- YouTube uses H.264 to encode video. Presumably, YouTube will be re-encoding its entire library using WebM. When this happens, will YouTube’s support for H.264 be dropped, to “enable open innovation”? If not, why not?
- Do you expect companies like Netflix, Amazon, Vimeo, Major League Baseball, and anyone else who currently streams H.264 to dual-encode all of their video using WebM? If not, how will Chrome users watch this content other than by resorting to Flash Player’s support for H.264 playback?
- Who is happy about this?
The Macalope answered that last one, simply, “Adobe.”
I can’t imagine this will work. Chrome is a pretty popular browser - I use it exclusively at the moment, but I don’t think it’s nearly popular enough to drive the industry away from H.264. If Google plans to drop support in Android as well, though, then they’d be getting somewhere.
But maybe they don’t want it to work, at least not as a promotion of WebM and/or Theora, but do want it to work as a monkey-wrench thrown into the H.264 works. Driving the industry away from H.264 means driving them back toward Flash as the only video delivery platform that would work on more than a couple platforms, which means driving them back to Flash-enabled Android devices and away from their H.264-only iOS devices. So Adobe and Google defend their competitive edge, at the cost of openness, industry standards, development costs, user experience, and who knows what else.
How’s that for “open web principles?”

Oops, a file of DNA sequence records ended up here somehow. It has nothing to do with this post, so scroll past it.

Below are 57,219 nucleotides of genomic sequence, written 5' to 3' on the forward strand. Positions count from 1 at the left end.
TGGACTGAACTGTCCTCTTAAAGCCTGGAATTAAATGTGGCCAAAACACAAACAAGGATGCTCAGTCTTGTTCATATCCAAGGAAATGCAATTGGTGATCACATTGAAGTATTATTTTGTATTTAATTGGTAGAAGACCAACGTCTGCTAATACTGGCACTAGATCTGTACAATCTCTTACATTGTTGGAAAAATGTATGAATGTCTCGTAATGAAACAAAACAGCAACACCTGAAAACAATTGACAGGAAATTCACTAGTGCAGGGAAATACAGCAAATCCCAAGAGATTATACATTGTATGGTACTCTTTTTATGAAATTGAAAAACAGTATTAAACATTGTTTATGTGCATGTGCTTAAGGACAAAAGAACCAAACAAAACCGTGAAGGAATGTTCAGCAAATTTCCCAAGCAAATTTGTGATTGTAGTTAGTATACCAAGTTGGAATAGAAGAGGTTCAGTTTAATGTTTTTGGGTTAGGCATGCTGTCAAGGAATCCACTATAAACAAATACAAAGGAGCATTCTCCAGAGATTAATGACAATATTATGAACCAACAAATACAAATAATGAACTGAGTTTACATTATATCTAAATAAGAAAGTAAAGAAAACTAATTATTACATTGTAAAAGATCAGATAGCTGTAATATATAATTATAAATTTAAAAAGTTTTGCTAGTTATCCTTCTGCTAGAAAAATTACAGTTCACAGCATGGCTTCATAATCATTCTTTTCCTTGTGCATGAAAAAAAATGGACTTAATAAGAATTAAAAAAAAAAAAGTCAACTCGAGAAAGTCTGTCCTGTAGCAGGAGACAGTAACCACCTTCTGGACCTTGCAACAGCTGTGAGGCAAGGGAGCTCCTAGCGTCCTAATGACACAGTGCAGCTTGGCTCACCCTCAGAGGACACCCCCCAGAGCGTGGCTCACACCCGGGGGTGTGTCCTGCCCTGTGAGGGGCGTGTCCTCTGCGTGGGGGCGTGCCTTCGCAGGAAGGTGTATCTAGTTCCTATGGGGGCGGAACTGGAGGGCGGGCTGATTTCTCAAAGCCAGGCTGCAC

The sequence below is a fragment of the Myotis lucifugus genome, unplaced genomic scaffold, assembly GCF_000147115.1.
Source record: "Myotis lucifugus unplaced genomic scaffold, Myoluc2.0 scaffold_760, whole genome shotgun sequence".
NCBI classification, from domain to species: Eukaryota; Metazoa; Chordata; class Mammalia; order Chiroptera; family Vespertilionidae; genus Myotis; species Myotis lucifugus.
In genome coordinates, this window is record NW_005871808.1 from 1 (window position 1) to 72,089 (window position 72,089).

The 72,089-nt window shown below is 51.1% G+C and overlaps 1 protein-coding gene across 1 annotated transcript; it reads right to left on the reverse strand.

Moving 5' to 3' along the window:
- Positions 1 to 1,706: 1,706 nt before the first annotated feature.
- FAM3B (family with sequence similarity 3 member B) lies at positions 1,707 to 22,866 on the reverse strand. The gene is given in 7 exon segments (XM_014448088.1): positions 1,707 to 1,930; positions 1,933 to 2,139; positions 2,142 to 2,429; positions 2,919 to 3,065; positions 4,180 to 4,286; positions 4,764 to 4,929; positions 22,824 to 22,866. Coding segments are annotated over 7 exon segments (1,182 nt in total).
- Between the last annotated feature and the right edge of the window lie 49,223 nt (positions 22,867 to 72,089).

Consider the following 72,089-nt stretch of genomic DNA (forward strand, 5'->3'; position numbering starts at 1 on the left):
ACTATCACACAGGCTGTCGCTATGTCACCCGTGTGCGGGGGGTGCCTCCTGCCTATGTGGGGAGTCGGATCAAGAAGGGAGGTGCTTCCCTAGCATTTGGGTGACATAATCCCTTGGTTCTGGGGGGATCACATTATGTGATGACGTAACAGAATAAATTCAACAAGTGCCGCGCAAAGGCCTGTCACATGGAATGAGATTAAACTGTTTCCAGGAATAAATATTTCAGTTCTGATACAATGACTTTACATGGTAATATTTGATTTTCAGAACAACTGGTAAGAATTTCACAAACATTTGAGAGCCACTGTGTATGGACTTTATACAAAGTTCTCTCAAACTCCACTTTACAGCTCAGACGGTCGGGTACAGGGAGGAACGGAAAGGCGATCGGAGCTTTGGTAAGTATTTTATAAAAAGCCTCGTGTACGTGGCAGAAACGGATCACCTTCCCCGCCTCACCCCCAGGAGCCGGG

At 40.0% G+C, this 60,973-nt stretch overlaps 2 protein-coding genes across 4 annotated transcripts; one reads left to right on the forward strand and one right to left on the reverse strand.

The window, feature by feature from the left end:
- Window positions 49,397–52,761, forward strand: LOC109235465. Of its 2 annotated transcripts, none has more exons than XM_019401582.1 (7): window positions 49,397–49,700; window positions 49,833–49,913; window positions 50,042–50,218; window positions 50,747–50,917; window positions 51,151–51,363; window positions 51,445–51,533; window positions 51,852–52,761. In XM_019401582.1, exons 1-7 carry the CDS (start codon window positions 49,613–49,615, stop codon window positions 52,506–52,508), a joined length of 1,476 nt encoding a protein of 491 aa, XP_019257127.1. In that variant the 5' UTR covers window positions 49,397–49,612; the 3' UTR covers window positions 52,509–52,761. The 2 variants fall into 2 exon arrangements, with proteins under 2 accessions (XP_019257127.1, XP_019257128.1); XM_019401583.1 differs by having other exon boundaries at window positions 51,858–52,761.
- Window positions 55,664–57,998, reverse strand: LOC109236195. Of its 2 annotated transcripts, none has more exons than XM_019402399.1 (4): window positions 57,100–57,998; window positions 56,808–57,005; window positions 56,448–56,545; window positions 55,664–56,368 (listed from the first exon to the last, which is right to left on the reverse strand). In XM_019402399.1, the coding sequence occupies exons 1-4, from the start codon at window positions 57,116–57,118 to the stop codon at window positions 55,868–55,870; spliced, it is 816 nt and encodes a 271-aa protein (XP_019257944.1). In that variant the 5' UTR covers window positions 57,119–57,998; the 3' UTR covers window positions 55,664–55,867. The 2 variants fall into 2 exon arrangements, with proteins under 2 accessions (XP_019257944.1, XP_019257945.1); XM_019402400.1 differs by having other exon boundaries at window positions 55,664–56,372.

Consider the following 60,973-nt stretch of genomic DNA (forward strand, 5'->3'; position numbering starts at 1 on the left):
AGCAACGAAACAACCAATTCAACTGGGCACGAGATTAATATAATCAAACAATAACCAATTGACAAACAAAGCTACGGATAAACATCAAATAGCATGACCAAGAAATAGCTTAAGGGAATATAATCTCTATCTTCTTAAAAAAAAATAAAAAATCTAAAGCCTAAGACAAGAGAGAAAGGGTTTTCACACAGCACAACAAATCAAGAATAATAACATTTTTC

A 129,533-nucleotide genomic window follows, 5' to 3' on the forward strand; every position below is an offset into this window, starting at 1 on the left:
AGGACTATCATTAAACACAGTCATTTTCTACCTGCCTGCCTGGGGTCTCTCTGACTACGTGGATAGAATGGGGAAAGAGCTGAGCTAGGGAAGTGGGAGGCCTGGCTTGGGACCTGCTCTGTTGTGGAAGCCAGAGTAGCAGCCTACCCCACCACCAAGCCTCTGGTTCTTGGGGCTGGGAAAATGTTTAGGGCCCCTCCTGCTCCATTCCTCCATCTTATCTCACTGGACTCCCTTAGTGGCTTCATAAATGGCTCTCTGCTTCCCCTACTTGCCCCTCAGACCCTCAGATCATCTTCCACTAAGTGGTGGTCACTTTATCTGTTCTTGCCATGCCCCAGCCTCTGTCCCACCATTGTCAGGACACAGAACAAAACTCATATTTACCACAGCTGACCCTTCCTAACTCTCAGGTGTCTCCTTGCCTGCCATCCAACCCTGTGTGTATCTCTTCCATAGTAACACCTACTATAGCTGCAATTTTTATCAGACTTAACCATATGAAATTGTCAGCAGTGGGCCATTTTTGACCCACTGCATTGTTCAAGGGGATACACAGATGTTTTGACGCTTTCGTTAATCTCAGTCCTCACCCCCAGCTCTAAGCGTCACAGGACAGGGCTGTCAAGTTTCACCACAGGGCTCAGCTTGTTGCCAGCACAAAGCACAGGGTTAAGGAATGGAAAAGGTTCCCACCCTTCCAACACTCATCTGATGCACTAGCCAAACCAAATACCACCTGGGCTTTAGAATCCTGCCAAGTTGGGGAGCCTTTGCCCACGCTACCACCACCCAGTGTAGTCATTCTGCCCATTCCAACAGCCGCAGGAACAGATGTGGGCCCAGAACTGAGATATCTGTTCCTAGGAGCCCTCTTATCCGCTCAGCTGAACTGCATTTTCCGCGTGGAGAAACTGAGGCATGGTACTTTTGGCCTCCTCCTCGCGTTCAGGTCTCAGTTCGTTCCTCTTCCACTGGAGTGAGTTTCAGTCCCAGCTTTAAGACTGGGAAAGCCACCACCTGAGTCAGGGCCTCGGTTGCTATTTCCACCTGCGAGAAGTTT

On the one hand Google is a scrappy imagineer. They encourage skunkworks projects - even allotting paid time for their development. Crazy little personal ideas have become big selling points for Google, such as Google Maps.
On the other hand Google is an enterprise software company. They need to feel safe and secure to their clients. Stable.
These two sides don’t mesh well. GMail didn’t take the “Beta” tag off their banner logo until AFTER they realized enterprise companies were scared away by that. Why? Because what just happened with Google Wave could have happened with GMail.
A company I worked for considered replacing their BaseCamp install with a Google Wave setup. Where would they be today? I don’t know the specifics; perhaps Google has a graceful EOL policy. But even if that’s the case, it means your processes, training and budgets have to be re-worked.
I’m not necessarily complaining, here. I love the former side of Google. I’m tooling around Google Labs pretty frequently. Their attempt to dip their toe in the latter side, though, has me worried. They’re either going to have to very seriously formalize how features/applications/services move from the latter to the former and “stick,” or they’re going to have to pull the plug on one side.
I, for one, value the scrappy scientists more than the stuffy suits.